There are few things more exciting than embarking on the journey of entrepreneurship. Nonetheless, starting your own business can be complicated and involves overcoming various legal hurdles. Learn more about how to create your corporation with this step-by-step guide.
Selecting a business name is a crucial first step in the process of forming a corporation. Corporation name requirements vary from state to state, but generally it is required that the name is not already in use by another company. It is typically recommended to conduct a thorough name search in order to make sure your potential business name is still available for use. Moreover, your corporation name should contain an entity identifier such as “Incorporated,” “Limited” or abbreviations of entity identifiers such as “Inc.” or “Ltd.”
At this stage, you may want to consider whether you want to use a trademark or logo to identify your company. Having a trademarked business name can help establish your brand and make it more recognizable to consumers.
The next step is to file articles of association and incorporation with the state in which you plan to operate your business. These legal documents outline basic information about your company such as the name of the corporation, its purpose and name(s) of the corporation’s director(s). Further, the documents include details about how certain tasks should be handled in the company. In other words, they serve as a “user’s manual” for a corporation’s operations and management.
Since articles of association and incorporation lead to government recognition of your company or business, these documents serve as the primary source government authorities need in order to separate a company’s legal identity from its stakeholders.
It is common for the owners to appoint directors when forming a corporation. A director is a person appointed or elected by shareholders to sit on the board of directors in a corporation. Directors have a number of important responsibilities, including implementing corporate policies and making decisions regarding the management and administration of a company. It should also be noted that in some cases, directors can be held legally responsible for actions committed by agents, officers, employees, and subsidiaries of the corporation.
State regulations tend to vary when it comes to the operation of directors in a corporation. Thus, it is vital to review the state's specific laws when appointing directors to a new corporation.
In many corporations, stock is issued to help finance the business. The board of directors typically authorizes the issuance of stock, which is later distributed to investors in proportion to their contribution. The number of stocks that can be issued is calculated by determining the number of authorized shares of a company. This information can usually be found in a company’s articles of incorporation. Once the stock is issued, it may be traded on a public stock exchange or over-the-counter market.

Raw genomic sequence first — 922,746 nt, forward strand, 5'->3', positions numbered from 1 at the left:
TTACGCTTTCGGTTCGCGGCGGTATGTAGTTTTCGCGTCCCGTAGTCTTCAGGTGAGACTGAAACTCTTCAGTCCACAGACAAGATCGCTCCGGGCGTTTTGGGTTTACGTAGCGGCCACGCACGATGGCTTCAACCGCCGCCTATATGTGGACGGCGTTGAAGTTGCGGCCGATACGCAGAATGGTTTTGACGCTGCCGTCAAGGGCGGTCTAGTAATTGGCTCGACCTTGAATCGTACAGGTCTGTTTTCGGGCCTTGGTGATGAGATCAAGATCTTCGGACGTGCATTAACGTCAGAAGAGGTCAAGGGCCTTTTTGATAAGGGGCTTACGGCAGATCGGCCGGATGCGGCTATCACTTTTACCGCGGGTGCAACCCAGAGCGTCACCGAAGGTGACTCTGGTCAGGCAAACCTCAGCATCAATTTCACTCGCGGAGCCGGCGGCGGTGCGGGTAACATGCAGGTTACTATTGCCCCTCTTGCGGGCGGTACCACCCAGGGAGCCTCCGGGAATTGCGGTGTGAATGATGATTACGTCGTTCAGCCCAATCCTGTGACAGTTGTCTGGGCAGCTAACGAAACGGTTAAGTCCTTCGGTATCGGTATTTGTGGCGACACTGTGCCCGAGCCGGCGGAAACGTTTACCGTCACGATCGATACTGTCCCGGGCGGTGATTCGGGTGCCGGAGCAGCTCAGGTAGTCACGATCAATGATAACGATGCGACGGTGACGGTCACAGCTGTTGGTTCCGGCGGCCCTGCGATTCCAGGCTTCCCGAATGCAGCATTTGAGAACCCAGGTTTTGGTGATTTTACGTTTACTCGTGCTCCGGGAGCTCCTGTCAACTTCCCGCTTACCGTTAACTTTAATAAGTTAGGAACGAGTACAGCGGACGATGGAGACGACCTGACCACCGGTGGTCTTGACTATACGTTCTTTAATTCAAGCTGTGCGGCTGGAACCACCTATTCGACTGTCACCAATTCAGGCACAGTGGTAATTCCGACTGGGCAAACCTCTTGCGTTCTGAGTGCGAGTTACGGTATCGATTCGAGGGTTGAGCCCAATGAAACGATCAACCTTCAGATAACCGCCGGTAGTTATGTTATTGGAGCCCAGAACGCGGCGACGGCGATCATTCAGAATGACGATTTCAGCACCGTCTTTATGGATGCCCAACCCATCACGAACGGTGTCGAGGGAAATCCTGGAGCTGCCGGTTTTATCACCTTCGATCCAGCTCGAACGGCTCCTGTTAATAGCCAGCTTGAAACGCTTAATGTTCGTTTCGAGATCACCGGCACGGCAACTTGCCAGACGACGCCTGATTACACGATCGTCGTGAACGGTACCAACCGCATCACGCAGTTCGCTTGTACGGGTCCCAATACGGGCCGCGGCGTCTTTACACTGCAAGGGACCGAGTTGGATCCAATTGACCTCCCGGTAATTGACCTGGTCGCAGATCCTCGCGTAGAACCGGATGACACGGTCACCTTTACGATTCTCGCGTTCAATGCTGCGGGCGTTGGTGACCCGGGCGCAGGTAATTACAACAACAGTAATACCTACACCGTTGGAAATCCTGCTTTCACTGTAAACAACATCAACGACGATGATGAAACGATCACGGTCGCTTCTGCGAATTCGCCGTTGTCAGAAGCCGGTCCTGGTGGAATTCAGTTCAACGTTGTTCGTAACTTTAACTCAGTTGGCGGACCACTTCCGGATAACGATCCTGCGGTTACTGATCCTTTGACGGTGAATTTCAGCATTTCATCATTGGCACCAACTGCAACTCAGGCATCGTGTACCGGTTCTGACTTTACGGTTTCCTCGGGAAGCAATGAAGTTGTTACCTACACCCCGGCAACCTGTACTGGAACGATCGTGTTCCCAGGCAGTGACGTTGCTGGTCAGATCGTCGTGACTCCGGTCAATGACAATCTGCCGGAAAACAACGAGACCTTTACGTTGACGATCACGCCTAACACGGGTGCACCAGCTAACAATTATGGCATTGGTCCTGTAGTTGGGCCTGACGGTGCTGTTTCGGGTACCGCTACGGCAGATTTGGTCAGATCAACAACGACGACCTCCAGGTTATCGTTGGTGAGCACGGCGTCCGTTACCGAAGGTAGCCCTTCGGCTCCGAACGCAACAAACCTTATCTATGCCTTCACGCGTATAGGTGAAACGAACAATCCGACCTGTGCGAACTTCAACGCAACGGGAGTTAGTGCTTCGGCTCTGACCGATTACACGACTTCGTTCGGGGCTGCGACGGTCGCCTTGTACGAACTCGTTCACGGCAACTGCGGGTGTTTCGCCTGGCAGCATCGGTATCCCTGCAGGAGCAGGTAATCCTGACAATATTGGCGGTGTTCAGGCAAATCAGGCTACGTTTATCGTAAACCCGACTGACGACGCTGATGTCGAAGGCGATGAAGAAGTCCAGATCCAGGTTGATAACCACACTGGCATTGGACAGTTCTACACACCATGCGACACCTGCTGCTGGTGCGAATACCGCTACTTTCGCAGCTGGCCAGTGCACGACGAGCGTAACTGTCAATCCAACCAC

There are two main types of stock that may be issued: common stock and preferred stock. Common stock shareholders are typically entitled to receive dividends and vote on important matters that affect the corporation, such as the appointment of directors. On the other hand, preferred stock does not give voting rights to shareholders. Nonetheless, preferred stock shareholders may be paid dividends prior to common shareholders.
You may need to obtain various business licenses and permits, depending on the nature of your business and the location in which it will be operating. Common permits and licenses include:
Setting up a corporate bank account that is separate from the bank account of its owners is a crucial step in establishing a corporation. Doing so will help protect your personal funds from any business liabilities or debts.
To find the best bank for your corporation, it is recommended to research various banks and select the one that best meets the unique needs and requirements of your business. Once you have chosen a bank, you will typically need to provide basic information about your corporation in order to officially open an account. The bank may ask for your Employer Identification Number (EIN) which can be obtained from the Internal Revenue Service (IRS).
Once you have completed all of the necessary steps to create your corporation, it’s time to start focusing on the day-to-day operations of running your own company. However, it is essential to keep in mind that even after you have completed the process of establishing your corporation, you have ongoing legal obligations as a business owner. This includes tasks such as renewing licenses and paying taxes on a regular basis.
Looking for legal support to help launch your corporation? Get in touch with one of our specialized business attorneys as soon as possible.